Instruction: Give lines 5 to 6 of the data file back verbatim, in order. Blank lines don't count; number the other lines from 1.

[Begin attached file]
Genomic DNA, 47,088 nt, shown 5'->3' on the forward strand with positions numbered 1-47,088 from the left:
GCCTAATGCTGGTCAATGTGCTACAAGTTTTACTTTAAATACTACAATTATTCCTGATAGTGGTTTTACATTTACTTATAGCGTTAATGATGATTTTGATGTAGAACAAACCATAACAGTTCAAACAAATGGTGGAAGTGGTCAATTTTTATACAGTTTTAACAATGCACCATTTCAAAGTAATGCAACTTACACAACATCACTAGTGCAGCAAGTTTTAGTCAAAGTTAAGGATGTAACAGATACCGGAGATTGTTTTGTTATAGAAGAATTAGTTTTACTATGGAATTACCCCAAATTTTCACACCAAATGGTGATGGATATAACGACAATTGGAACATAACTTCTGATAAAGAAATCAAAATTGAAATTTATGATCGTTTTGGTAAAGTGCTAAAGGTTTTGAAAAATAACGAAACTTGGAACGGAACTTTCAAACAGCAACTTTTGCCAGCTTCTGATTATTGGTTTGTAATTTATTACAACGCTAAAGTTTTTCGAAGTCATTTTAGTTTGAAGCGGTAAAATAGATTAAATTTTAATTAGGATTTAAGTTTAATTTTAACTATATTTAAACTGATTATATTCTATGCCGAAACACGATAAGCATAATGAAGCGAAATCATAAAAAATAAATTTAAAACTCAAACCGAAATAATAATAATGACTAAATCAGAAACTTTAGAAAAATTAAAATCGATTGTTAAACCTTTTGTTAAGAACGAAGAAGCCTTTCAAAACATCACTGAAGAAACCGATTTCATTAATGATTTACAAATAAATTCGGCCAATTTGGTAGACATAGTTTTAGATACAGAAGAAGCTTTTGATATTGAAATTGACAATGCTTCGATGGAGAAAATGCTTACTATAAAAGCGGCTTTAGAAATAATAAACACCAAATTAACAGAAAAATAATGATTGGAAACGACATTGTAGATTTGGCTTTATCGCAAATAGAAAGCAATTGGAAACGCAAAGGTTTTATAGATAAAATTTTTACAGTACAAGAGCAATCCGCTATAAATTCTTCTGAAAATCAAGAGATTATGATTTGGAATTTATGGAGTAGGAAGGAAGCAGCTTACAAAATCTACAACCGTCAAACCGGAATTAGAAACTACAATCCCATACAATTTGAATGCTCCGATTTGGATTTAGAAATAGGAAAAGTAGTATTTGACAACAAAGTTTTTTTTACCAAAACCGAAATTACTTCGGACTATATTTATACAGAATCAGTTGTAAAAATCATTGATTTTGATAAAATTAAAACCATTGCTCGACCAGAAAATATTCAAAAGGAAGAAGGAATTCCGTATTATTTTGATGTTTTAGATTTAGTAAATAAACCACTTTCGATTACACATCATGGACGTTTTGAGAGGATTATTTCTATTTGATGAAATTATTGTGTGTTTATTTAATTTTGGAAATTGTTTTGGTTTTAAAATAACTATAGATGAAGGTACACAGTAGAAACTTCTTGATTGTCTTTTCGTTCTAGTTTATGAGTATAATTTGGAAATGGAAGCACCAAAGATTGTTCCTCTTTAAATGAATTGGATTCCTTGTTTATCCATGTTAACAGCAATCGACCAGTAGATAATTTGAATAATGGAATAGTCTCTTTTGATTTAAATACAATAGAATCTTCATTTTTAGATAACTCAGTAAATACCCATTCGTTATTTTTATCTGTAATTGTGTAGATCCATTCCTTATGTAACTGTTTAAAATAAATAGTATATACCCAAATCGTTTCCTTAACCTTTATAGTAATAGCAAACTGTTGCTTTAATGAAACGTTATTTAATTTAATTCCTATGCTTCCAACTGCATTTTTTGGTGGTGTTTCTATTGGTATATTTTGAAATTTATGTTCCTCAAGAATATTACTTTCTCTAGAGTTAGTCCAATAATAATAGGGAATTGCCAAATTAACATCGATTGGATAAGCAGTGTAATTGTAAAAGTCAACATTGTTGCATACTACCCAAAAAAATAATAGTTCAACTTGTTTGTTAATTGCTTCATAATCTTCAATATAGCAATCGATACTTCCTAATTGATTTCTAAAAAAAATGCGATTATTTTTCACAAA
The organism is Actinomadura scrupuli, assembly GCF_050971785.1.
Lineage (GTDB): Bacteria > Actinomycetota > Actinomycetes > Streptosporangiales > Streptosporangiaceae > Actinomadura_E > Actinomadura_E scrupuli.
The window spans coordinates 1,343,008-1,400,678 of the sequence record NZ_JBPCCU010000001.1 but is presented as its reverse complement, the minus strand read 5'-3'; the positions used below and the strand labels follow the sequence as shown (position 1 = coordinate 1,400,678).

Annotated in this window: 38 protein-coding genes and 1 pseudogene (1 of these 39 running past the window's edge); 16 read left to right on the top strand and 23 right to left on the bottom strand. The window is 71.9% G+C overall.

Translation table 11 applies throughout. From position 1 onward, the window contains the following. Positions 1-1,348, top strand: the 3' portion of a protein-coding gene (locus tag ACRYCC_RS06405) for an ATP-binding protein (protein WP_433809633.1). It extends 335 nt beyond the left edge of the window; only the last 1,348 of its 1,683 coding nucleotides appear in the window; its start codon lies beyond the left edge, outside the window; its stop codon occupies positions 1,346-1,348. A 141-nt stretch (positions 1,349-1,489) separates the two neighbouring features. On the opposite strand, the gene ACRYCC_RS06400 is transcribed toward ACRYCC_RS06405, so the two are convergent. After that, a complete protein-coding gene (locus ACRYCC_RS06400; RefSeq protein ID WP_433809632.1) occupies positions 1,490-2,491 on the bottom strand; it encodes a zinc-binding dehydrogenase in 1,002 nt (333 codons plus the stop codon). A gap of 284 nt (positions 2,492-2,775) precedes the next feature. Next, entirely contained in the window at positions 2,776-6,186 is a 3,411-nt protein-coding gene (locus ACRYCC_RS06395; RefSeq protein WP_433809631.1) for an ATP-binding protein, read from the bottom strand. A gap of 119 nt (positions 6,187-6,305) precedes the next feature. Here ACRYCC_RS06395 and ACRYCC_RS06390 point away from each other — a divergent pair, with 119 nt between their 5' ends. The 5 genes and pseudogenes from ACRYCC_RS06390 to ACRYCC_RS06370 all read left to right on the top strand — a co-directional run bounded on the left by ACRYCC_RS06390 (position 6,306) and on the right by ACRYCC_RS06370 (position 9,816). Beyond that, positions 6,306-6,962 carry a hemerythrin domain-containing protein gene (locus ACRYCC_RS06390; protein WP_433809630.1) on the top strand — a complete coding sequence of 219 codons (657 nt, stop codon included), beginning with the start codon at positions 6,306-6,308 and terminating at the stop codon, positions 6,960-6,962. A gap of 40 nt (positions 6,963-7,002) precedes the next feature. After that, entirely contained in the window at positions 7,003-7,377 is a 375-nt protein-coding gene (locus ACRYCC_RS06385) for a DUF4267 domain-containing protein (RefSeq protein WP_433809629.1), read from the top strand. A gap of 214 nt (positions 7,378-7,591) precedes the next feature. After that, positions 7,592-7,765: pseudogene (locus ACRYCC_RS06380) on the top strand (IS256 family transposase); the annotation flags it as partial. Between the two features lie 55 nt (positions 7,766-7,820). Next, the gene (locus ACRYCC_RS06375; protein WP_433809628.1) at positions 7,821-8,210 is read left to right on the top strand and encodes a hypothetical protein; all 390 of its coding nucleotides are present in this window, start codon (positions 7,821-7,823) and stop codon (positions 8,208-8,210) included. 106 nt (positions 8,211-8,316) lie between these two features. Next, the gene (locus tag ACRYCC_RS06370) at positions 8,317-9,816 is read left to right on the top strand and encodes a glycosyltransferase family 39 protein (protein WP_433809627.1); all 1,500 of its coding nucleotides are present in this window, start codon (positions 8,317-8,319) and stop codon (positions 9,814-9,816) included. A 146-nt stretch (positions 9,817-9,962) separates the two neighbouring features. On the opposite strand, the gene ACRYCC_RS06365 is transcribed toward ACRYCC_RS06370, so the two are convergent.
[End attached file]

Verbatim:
The window spans coordinates 1,343,008-1,400,678 of the sequence record NZ_JBPCCU010000001.1 but is presented as its reverse complement, the minus strand read 5'-3'; the positions used below and the strand labels follow the sequence as shown (position 1 = coordinate 1,400,678).

Annotated in this window: 38 protein-coding genes and 1 pseudogene (1 of these 39 running past the window's edge); 16 read left to right on the top strand and 23 right to left on the bottom strand. The window is 71.9% G+C overall.